In Euthyphro, Plato juxtaposes the predicaments of Socrates and Euthyphro to delve deep into the issues of ethics and justice. On the one hand, Socrates has been indicted for corrupting the youth and ungodliness. On the other hand, Euthyphro has willingly decided to prosecute his father—the equivalent of committing blasphemy—for the crime of murdering a servant. Perplexed by Euthyphro’s decision, Socrates remarks that Euthyphro must have expert wisdom of divine law to take such actions against his own father. Subsequently, Socrates insists that Euthyphro teach him a lesson in piety; he believes that learning Euthyphro’s unquestionable knowledge of piety could help him get acquitted in his trial against Meletus. Through their interaction, Euthyphro presents Socrates with four distinct definitions of piety. Nevertheless, Socrates identifies flaws in each potential definition Euthyphro offers him.
Based on Euthyphro’s boast, Socrates asks Euthyphro to provide him with an essentialist definition of piety. Nevertheless, the first definition Euthyphro proposes to Socrates is ostensive—it uses examples to differentiate between acts that are pious and impious. Euthyphro explains that “the pious [action] is to do what [he is] doing now, to prosecute the wrongdoer…not to prosecute [would be] impious” (5d-e). In this context, Euthyphro insists that prosecuting his father would be justified. Although Athenian culture condemns patricide, Euthyphro argues that justice should not be sacrificed for the sanctity of family bonds. He references the story of Zeus to further validate his argument. Even though Athenian men consider Zeus to be the “best” and “most righteous” of the gods, they admit that he committed patricide by imprisoning his father (Kronos)” (6a). Subsequently, Euthyphro believes it would be hypocritical for Athens to criticize him for upholding the Gods’ standards. Even so, Socrates is not satisfied with Euthyphro’s argument. Socrates asserts...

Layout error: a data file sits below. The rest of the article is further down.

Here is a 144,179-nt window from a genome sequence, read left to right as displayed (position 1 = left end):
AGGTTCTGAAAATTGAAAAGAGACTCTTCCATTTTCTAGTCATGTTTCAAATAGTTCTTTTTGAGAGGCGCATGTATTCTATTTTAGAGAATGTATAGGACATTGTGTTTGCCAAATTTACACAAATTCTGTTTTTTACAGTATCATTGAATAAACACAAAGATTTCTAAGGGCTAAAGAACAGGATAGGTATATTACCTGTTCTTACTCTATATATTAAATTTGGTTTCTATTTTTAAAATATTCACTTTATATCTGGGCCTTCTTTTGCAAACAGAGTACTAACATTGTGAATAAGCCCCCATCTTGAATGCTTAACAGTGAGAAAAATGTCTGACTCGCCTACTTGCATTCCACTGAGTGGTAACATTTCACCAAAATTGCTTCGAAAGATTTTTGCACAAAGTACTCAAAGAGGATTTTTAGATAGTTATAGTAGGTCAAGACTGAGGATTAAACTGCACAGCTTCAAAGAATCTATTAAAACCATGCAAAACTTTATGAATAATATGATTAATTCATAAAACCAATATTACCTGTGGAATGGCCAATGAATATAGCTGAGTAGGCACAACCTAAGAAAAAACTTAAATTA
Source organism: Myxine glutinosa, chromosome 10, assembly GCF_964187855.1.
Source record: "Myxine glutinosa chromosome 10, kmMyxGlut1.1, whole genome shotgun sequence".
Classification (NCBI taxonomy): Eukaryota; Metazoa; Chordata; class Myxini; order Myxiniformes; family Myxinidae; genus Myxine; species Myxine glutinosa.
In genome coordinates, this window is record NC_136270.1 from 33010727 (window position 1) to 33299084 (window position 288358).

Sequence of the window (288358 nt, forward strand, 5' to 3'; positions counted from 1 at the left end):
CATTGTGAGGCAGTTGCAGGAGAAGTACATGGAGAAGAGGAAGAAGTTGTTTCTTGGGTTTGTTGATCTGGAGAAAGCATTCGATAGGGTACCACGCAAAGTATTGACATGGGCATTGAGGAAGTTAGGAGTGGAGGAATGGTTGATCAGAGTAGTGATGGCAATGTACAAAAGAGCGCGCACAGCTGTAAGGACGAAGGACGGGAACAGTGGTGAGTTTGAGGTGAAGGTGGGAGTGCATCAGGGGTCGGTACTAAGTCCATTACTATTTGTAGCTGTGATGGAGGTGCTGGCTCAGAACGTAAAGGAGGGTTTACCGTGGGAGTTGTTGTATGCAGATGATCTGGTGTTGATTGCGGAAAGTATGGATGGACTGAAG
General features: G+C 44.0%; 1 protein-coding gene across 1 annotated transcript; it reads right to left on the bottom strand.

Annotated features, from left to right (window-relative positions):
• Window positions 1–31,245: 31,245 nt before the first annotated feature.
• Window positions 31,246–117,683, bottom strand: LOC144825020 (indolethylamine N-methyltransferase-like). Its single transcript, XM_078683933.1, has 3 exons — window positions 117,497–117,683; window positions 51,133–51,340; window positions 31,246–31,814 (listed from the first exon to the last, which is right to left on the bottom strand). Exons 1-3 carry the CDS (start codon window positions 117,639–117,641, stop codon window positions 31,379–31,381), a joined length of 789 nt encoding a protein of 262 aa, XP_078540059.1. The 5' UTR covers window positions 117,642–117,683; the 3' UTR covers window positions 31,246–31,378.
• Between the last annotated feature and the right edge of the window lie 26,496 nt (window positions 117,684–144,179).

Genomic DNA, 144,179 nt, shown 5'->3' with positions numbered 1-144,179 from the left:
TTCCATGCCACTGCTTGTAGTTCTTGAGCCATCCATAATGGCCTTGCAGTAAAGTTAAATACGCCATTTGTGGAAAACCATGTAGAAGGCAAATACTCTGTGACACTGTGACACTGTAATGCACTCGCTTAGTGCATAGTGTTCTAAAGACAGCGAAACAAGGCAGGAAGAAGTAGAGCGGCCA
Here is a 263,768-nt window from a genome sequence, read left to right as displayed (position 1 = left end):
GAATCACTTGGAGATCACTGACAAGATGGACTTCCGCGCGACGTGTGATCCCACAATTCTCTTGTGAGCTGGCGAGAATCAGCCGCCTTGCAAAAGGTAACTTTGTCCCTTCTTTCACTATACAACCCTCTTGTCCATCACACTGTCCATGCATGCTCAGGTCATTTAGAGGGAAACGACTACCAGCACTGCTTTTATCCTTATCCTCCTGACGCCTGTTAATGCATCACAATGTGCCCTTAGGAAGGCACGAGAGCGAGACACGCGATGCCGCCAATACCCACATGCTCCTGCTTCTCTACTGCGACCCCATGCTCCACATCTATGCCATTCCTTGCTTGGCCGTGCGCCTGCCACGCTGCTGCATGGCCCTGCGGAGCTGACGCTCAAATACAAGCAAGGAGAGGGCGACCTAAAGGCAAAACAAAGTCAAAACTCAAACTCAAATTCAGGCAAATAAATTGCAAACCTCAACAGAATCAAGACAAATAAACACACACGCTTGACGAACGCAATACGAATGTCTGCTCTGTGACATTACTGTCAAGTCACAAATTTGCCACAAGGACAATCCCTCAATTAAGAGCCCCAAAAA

Please join StudyMode to read the full document